Display Screen Equipment – Top User Tips to Avoid Work Strain

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Have you ever experienced aches, pains, or strains at work? As a desk worker, your workstation and screen set-up can make or break your comfort. If you’re keen to reduce work strain from your display screen equipment, read on for Workhappy's expert tips.

DSE health risks

The use of devices with screens (such as computer screens, laptops, tablets, and smartphones) is now extremely common in many workplaces and sectors. However, we all know how much pain they can cause when they are used all day, everyday.

Some individuals experience eye strain, upper limb problems, work fatigue, and backache from the improper use or overuse of digital equipment. Not only are these issues uncomfortable and dangerous in the long term, they’re also known to severely impact work life as well as increasing the number of sick days taken. HSE reported that 8.9 million work days were lost in 2019 and 2020 because of work-related musculoskeletal disorders.

DSE related musculoskeletal pain can be a real obstacle for desk workers. But not all hope is lost – there are lots of easy ways to minimise the impact of these devices.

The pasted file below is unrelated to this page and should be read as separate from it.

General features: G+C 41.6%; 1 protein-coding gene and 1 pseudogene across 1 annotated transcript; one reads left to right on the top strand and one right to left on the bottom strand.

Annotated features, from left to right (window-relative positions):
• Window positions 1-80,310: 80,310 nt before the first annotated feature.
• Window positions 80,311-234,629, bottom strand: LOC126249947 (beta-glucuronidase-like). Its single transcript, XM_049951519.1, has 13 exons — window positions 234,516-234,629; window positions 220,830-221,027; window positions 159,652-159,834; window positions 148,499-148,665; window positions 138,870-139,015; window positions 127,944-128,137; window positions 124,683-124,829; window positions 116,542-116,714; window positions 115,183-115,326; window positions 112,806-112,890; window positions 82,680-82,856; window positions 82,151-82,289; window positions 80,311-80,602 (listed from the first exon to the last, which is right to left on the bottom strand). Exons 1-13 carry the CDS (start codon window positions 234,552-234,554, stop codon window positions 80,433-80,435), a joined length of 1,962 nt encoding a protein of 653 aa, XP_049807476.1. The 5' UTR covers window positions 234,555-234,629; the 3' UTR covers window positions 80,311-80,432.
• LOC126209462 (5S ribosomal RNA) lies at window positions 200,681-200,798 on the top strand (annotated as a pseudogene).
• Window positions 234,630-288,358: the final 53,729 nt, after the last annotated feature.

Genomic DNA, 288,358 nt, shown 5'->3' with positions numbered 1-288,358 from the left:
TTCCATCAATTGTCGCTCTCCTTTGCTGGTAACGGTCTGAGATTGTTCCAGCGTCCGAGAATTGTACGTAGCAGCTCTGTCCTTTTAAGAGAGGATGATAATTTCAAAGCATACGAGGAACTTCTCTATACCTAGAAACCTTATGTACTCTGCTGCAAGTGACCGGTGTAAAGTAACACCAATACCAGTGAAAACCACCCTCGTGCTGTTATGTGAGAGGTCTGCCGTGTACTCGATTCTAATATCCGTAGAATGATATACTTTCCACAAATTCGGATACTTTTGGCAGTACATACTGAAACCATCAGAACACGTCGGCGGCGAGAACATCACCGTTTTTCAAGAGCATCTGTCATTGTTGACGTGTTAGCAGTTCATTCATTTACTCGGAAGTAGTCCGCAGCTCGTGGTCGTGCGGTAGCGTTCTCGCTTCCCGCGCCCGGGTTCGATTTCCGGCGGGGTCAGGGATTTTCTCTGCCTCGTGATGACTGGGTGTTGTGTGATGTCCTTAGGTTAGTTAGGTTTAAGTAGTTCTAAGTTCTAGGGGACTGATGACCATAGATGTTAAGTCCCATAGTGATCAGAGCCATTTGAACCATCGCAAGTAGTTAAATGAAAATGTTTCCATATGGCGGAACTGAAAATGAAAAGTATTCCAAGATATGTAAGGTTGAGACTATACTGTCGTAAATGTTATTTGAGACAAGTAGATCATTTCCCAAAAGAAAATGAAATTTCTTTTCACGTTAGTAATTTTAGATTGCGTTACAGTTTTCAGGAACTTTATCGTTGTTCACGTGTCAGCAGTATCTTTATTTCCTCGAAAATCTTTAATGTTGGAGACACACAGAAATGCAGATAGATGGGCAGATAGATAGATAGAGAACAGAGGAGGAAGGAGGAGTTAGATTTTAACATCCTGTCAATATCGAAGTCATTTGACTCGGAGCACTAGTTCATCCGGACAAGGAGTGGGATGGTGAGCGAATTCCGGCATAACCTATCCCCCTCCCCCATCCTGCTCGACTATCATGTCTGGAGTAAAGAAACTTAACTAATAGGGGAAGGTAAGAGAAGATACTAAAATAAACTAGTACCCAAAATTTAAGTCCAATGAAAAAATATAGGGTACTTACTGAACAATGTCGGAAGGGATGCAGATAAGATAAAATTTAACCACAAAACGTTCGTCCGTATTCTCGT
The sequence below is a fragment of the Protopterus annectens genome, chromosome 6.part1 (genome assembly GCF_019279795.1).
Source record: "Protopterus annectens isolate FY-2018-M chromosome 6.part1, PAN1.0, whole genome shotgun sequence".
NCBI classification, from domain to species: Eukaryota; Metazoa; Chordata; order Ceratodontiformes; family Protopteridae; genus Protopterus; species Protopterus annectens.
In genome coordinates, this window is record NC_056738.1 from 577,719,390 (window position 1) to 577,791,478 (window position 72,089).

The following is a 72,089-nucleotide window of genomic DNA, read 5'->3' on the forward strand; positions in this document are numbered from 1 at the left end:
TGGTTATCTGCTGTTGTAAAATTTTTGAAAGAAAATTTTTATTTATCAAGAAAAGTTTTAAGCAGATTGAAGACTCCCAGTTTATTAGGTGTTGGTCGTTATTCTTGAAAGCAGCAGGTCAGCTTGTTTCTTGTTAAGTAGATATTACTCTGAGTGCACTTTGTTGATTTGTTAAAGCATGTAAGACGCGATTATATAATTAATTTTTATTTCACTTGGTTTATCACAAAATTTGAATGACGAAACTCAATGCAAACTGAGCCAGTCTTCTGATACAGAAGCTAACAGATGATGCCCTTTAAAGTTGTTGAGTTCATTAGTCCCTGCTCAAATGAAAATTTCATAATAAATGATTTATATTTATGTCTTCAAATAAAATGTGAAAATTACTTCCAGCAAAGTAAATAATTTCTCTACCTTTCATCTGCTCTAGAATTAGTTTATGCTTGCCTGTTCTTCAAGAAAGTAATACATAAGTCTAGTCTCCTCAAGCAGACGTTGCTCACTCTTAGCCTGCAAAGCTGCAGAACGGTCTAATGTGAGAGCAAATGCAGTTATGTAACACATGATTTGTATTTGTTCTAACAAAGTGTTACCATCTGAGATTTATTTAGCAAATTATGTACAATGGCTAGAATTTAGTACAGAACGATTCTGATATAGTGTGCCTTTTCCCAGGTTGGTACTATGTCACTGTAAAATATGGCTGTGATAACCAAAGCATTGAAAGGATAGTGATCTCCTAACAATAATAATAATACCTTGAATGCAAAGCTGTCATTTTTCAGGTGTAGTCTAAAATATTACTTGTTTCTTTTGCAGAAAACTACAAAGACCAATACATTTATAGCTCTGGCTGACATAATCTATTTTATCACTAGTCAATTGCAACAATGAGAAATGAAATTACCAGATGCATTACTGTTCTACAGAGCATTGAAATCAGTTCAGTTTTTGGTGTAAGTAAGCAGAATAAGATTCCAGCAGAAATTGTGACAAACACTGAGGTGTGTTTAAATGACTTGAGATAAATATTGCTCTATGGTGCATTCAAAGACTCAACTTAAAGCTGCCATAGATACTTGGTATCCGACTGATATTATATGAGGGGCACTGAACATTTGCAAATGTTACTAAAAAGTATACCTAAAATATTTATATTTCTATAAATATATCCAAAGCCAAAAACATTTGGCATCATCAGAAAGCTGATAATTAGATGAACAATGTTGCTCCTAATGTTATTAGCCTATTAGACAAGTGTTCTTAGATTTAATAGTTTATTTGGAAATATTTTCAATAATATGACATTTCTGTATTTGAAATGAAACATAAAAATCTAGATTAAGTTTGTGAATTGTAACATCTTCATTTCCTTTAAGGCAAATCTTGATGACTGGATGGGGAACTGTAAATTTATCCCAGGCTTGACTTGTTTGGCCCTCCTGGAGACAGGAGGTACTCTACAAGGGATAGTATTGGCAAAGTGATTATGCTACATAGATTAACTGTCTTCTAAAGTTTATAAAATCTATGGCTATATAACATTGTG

Avoiding work strain from DSE

Many issues with DSE arise from poorly designed workplace set-ups. By taking note of a few simple tips, you can immediately reduce strain – whether you work in a shared office or from home. 

Eye strain

  • Arrange your desk to avoid glare. This might involve adjusting curtains or blinds to prevent intrusive light.
  • Adjust the brightness and text size on your devices so you can easily read text and see images.
  • Ensure your screen is clean.
  • Type or read in colours that are easy to process. E.g. avoid red text on blue backgrounds.
  • Try the 20-20-20 rule. Every 20 minutes spent using a screen; you should try to look away at something that is 20 feet away from you for a total of 20 seconds.
  • Speak to your employer about arranging an eye test. As part of HSE regulations, it is an employer’s responsibility to organise eye tests for DSE workers when requested. They must also provide glasses if an employee needs them solely for using display screen equipment at work. 

Hand, wrist, and arm strain

  • Make sure you are seated at the correct height. Being seated too low can cause you to load through your hands and wrists causing pain and discomfort. 
  • Consider using a compact keyboard without a number pad on the right. This will prevent overextension to the right when reaching for the mouse. 
  • Ensure your wrists are straight when you’re typing and mousing.
  • Position your keyboard and mouse within easy reach. 
  • Avoid using the trackpad on the laptop. 

Upper back, shoulder, and neck strain

  • Makes sure that you screens are at the correct height and distance. The top of your screens should be at eye level and about arms length away from you. They should feel a bit too close so you are encouraged to recline into the chair as opposed to leaving forward.